First was the beard play: splitting the beard in half so that each of them could have a disguise. So often (as it was in the pilot), Gus is Shawn’s straight man, which is a source of so much gold. But I really love it when Shawn and Gus conspire without words. Also, Gus’s Satchel Gizmo is phenomenal.

What reminds you most that the chemistry between these two will never be forgotten, though, is the landmine sequence, when they both sit down on the couch and activate their own doom while sitting too far away from the fresh jerk chicken nachos to at least suck down the gooey deliciousness while the bomb squad arrives. Suckering the robot operator to reach for the plate first and then crawling to the plate once they’re safe — that’s the kind of thing you’re looking for when you watch Psych.

The procedural part of the show was fine, also, but I’m glad to have that wrapped up. Maybe it was because I’d forgotten most of the mystery in “Santabarbaratown” during the hiatus (maybe that’s the episode I should’ve watched instead of the pilot) but the mystery and plots were tiring. Gun runners to African militants and military dictatorships under the guise of a charity is heady material for the show (one that it doesn’t necessarily explore) but not really anything I was interested in while watching the episode. It’s strange that, with all the cases they solve and the myriad dangers Shawn and Gus dodge throughout the series, the actual procedural part is never what I think about.

When explaining to this friend who’d never seen the show before what Psych was about, I don’t think I even mentioned the procedural aspect of the show except that they have a case of the week. It’s the hijinks and the relationships between characters that seem so much more important to me. It’s a trait that’s unique to the more recent procedurals. Law and Order has some of that with SVU but no one would accuse the show of exploring interpersonal chemistry week to week. Psych is almost exclusively about that with the case that’s secondary.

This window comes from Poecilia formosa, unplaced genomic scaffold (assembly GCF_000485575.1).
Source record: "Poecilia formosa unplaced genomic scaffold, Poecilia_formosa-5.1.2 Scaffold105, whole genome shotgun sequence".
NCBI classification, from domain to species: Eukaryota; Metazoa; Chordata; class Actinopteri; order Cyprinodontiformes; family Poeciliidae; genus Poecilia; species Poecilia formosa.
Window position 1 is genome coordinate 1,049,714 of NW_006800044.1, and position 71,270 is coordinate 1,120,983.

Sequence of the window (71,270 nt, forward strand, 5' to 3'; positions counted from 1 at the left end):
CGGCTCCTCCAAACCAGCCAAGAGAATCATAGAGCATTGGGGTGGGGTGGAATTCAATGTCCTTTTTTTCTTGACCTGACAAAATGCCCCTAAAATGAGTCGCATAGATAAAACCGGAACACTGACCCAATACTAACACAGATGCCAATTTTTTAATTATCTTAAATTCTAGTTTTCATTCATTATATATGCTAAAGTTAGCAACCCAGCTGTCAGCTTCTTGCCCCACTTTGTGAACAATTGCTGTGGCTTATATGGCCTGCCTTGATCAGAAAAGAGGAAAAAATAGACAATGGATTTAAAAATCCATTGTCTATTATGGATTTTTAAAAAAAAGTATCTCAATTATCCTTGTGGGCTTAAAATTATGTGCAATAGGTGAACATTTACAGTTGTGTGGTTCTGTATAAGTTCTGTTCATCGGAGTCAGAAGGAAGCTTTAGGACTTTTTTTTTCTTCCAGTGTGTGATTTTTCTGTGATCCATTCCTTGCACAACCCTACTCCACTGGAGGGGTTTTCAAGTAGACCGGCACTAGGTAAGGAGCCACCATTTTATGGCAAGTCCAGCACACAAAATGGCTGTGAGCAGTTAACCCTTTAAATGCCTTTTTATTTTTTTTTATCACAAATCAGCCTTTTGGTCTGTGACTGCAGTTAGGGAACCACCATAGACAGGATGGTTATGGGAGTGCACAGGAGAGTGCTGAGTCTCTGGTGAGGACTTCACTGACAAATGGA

So when the case invades the realm of the interpersonal relationships, when it’s Henry getting shot or Abby getting kidnapped or Shawn’s mother being wrapped in a bomb, the show changes shape a little bit. And while “Santabarbaratown” wasn’t bad, I’m glad it’s over so we can get back to the week-to-week stuff.

Some other things:

  • It’s really weird to see Woody in other places. Kurt Fuller was also Kristina’s oncologist during Parenthood‘s Planet Cancer arc this past season and a military advisor in President Grant’s war room on Scandal. I can’t help but to picture him worrying about Fitz’s recent medical trouble by showing up to the conference with a couple body bags (just in case).
  • Lassie’s reaction to the secret arsenal: awesome.
  • I’m not sure there was enough emphasis on how Juliet saved Shawn. I know she’s no stranger to discharging her weapon, but it looked like she got a couple of chest shots to an old man. Even with a bulletproof vest, that guy should be dead. She seemed pretty cool with it, though. I’m not hoping for her to be a sobbing mess or for us to meditate on her PTSD for a several episodes (we already did that storyline when Yang hung her from a clock tower) so I’m not even sure what I’m asking for here. But it seemed odd that that’s how it went down and we headed right into the coda.
  • What did they do to Juliet’s hair?
  • Poor Blueberry. Poorer Cranberry.